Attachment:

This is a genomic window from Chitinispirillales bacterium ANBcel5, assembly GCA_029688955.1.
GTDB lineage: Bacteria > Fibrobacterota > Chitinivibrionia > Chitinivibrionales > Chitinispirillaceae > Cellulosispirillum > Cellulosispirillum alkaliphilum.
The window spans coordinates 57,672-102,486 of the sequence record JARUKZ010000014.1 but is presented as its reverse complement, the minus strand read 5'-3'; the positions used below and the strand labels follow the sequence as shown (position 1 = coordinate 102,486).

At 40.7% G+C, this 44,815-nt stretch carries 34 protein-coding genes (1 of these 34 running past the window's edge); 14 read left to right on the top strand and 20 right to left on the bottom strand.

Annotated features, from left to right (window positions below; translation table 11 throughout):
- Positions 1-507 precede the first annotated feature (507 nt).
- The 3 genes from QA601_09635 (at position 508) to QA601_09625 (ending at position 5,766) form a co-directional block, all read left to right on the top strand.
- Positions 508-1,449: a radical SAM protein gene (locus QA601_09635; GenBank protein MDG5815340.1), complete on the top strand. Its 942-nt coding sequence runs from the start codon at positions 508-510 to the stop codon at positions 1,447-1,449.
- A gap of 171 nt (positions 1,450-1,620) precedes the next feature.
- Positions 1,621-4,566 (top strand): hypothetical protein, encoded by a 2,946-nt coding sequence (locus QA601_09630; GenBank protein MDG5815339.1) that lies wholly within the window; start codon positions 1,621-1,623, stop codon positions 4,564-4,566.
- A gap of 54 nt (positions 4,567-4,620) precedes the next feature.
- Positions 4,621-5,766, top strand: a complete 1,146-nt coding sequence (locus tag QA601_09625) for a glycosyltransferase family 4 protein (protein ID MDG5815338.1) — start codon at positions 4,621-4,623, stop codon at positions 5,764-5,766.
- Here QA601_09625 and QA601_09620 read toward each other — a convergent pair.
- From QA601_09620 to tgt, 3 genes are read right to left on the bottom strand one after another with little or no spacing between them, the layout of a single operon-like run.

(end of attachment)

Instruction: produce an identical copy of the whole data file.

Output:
This is a genomic window from Chitinispirillales bacterium ANBcel5, assembly GCA_029688955.1.
GTDB lineage: Bacteria > Fibrobacterota > Chitinivibrionia > Chitinivibrionales > Chitinispirillaceae > Cellulosispirillum > Cellulosispirillum alkaliphilum.
The window spans coordinates 57,672-102,486 of the sequence record JARUKZ010000014.1 but is presented as its reverse complement, the minus strand read 5'-3'; the positions used below and the strand labels follow the sequence as shown (position 1 = coordinate 102,486).

At 40.7% G+C, this 44,815-nt stretch carries 34 protein-coding genes (1 of these 34 running past the window's edge); 14 read left to right on the top strand and 20 right to left on the bottom strand.

Annotated features, from left to right (window positions below; translation table 11 throughout):
- Positions 1-507 precede the first annotated feature (507 nt).
- The 3 genes from QA601_09635 (at position 508) to QA601_09625 (ending at position 5,766) form a co-directional block, all read left to right on the top strand.
- Positions 508-1,449: a radical SAM protein gene (locus QA601_09635; GenBank protein MDG5815340.1), complete on the top strand. Its 942-nt coding sequence runs from the start codon at positions 508-510 to the stop codon at positions 1,447-1,449.
- A gap of 171 nt (positions 1,450-1,620) precedes the next feature.
- Positions 1,621-4,566 (top strand): hypothetical protein, encoded by a 2,946-nt coding sequence (locus QA601_09630; GenBank protein MDG5815339.1) that lies wholly within the window; start codon positions 1,621-1,623, stop codon positions 4,564-4,566.
- A gap of 54 nt (positions 4,567-4,620) precedes the next feature.
- Positions 4,621-5,766, top strand: a complete 1,146-nt coding sequence (locus tag QA601_09625) for a glycosyltransferase family 4 protein (protein ID MDG5815338.1) — start codon at positions 4,621-4,623, stop codon at positions 5,764-5,766.
- Here QA601_09625 and QA601_09620 read toward each other — a convergent pair.
- From QA601_09620 to tgt, 3 genes are read right to left on the bottom strand one after another with little or no spacing between them, the layout of a single operon-like run.